I’m not saying the Islanders have had the worst offseason in the league, but they are definitely the first team that comes to mind when I think of a team not having a good offseason. Starting with the draft, the Isles took a player in the first round that most people figured would go in the mid to late second round. Even the European scouts I talked to thought this kid was good, but not top 25 pick good. Maybe we’ll all be wrong and Simon Holmstrom will be one of those guys that shocks us all and we wonder how other teams missed him. Lou Lamoriello and David Conte’s history with 1st round Swedish forward prospects doesn’t fill me with confidence though. Looking at you; Niclas Bergfors, Jacob Josefson and Mattias Tedenby.
Robin Lehner walked for free and ALLEGEDLY the team made no real effort to keep him. They replaced him with Semyon Varlamov. They gave Semyon Varlamov a 4 year deal worth an average annual value (AAV) of $5 Million, WITH A NO TRADE CLAUSE. Did anyone think this was a good deal? I honestly thought Varlamov would be KHL bound after the Avalanche parted ways with him. I thought that no NHL team was going to give him starter money, term and minutes, and that he would not accept relegation to backup duty and a backup’s salary. INSTEAD, Lou Lamoriello whipped out the checkbook and gave Varlamov a big payday and effectively made him the de facto starter. Why? He’s 31, so that’s not really too old for a goaltender, but he’s got some hard miles. His entire career has been a struggle for consistency. Sometimes he’s very good, sometimes he’s really not. But it’s not like he’s a young goaltender trying to find the consistency that comes with veterancy. This is who he is and who he’s going to be. I’m just not sure what the Islanders saw in him that made them say they had to have him at that term and dollar amount.
The Jordan Eberle signing was good and the contract amount they got him for might actually be a bit of a steal. ESPECIALLY when you compare it to Anders Lee and Brock Nelson. I know the optics of letting another Captain walk out on you would’ve been disastrous, but $7 million per year for the next 7 years is a steep price to pay to avoid disaster. The Brock Nelson contract is a little more than I thought they should have to pay for him, but I can stomach that because he’s younger, actually plays center and the contract carries him from age 27-32. Anders Lee is already 29. Anders Lee will be 36 when that deal is up. How many of these 50ish points per year guys carry that kind of effectiveness into their mid 30s? How many manage to carry it beyond the age of 32? The odds are not in the Islanders favor of that Anders Lee contract being a problem sooner rather than later. It’s like Lou looked at the Andrew Ladd contract on his books and said, “You know what…I want another one of those waiting for me a few years down the road.” I wonder how much the dollar amount of those contracts is related to the Islanders seeming to circle back around to Lee and Nelson after missing out on Artemi Panarin. How much of that $6 and $7 million is spite money?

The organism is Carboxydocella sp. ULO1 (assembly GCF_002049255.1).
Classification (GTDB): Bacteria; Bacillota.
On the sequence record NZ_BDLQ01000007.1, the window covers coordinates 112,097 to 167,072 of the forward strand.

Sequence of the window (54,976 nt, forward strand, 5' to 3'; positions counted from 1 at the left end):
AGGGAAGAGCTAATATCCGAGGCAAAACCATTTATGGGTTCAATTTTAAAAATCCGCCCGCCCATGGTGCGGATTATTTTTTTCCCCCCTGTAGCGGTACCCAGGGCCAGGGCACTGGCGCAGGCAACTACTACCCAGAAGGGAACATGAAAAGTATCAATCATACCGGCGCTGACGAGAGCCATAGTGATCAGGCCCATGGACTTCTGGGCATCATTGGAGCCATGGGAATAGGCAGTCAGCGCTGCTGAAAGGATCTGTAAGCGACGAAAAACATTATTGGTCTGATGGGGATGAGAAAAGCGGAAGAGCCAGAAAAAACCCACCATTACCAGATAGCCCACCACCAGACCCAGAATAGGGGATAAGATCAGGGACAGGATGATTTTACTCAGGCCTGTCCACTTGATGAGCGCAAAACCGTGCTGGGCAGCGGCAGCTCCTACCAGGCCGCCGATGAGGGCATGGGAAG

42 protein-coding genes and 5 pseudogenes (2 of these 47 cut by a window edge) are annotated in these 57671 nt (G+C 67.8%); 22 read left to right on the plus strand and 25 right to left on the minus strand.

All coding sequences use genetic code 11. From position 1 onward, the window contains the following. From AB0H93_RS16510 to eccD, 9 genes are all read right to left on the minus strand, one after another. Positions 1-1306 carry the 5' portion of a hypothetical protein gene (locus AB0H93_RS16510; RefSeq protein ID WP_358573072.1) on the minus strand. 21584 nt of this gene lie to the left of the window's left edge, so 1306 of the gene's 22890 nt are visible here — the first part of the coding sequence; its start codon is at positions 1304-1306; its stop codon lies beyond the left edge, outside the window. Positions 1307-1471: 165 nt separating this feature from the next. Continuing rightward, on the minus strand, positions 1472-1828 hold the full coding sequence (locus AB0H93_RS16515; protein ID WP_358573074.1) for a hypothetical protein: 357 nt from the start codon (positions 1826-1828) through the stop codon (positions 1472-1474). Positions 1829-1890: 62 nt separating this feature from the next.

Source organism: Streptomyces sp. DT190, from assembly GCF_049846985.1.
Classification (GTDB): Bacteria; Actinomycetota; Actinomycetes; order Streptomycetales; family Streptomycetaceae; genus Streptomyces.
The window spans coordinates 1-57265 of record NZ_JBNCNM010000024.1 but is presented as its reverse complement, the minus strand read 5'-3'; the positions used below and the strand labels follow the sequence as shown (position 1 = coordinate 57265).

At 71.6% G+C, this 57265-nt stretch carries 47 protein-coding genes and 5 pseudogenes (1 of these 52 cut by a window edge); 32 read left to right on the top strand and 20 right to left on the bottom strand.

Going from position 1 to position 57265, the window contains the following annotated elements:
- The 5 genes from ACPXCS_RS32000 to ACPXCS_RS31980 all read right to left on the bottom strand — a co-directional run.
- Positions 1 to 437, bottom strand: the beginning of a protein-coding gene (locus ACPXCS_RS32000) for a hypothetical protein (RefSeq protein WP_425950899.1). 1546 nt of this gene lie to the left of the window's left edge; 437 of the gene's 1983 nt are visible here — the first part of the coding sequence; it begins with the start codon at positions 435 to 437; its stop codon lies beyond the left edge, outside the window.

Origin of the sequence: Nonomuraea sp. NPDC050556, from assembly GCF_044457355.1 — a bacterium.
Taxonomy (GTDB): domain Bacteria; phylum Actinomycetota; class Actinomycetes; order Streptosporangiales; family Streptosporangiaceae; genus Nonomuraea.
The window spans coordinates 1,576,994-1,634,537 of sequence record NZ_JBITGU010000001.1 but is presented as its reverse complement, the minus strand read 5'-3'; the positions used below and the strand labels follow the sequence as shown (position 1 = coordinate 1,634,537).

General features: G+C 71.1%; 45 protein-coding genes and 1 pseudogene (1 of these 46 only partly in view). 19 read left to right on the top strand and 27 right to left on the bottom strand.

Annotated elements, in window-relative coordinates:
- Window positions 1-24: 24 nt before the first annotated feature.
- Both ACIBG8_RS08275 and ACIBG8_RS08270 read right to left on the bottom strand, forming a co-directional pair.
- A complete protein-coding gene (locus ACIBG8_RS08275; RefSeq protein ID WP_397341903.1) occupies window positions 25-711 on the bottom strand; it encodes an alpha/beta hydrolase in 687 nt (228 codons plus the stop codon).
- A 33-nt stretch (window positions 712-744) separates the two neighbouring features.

Speaking of Panarin. Not only did the Islanders miss out on Panarin, but they got to watch him go across town to the Rangers. He wasn’t the only one. Much has been said about the acquisitions made by the Devils and the Rangers. Good things are also said about their prospect systems. Nobody is saying these things about the Islanders. That in and of itself becomes a strike against them this offseason. The late addition of Brassard gives them more options and depth at center, which was certainly a franchise need. But, it doesn’t alleviate the fact that none of the kids leftover from Garth Snow, that are still in the system, look like they’re ready to make substantial NHL impacts. I’m at the point where I wonder why the Isles even bothered keeping Ho-Sang and Dal Colle. Ho-Sang has talent but clearly is a culture clash with the team, while Dal Colle is just so underwhelming that it’s easy to forget he was a 5th overall pick. The Islanders finished 2nd in the Metropolitan Division in 2019. I don’t know if I think they’ve managed to get any better from that 2019 team. With seemingly everyone around them in their division getting better, it’s hard to picture the Islanders duplicating last season’s success, this year.